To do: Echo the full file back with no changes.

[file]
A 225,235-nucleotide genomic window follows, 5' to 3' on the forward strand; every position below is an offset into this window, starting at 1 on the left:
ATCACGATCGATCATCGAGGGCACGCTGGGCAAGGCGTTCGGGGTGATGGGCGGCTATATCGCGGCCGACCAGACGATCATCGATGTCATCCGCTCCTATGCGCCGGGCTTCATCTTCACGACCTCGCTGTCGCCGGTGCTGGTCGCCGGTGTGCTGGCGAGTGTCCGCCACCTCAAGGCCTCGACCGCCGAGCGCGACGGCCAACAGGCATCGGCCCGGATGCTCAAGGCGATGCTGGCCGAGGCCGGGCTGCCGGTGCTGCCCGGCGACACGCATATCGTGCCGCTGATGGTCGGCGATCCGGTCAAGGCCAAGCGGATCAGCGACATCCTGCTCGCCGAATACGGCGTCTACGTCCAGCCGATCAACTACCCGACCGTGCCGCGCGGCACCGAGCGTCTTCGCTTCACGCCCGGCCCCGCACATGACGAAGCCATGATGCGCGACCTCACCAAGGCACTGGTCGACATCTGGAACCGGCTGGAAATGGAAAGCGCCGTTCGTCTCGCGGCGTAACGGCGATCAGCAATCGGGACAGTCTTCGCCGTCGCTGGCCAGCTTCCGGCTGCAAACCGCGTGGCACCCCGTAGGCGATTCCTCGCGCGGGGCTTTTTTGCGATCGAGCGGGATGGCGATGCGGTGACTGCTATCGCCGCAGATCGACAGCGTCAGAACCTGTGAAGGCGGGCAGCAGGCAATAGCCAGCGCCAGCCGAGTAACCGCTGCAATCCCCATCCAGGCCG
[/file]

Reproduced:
A 225,235-nucleotide genomic window follows, 5' to 3' on the forward strand; every position below is an offset into this window, starting at 1 on the left:
ATCACGATCGATCATCGAGGGCACGCTGGGCAAGGCGTTCGGGGTGATGGGCGGCTATATCGCGGCCGACCAGACGATCATCGATGTCATCCGCTCCTATGCGCCGGGCTTCATCTTCACGACCTCGCTGTCGCCGGTGCTGGTCGCCGGTGTGCTGGCGAGTGTCCGCCACCTCAAGGCCTCGACCGCCGAGCGCGACGGCCAACAGGCATCGGCCCGGATGCTCAAGGCGATGCTGGCCGAGGCCGGGCTGCCGGTGCTGCCCGGCGACACGCATATCGTGCCGCTGATGGTCGGCGATCCGGTCAAGGCCAAGCGGATCAGCGACATCCTGCTCGCCGAATACGGCGTCTACGTCCAGCCGATCAACTACCCGACCGTGCCGCGCGGCACCGAGCGTCTTCGCTTCACGCCCGGCCCCGCACATGACGAAGCCATGATGCGCGACCTCACCAAGGCACTGGTCGACATCTGGAACCGGCTGGAAATGGAAAGCGCCGTTCGTCTCGCGGCGTAACGGCGATCAGCAATCGGGACAGTCTTCGCCGTCGCTGGCCAGCTTCCGGCTGCAAACCGCGTGGCACCCCGTAGGCGATTCCTCGCGCGGGGCTTTTTTGCGATCGAGCGGGATGGCGATGCGGTGACTGCTATCGCCGCAGATCGACAGCGTCAGAACCTGTGAAGGCGGGCAGCAGGCAATAGCCAGCGCCAGCCGAGTAACCGCTGCAATCCCCATCCAGGCCG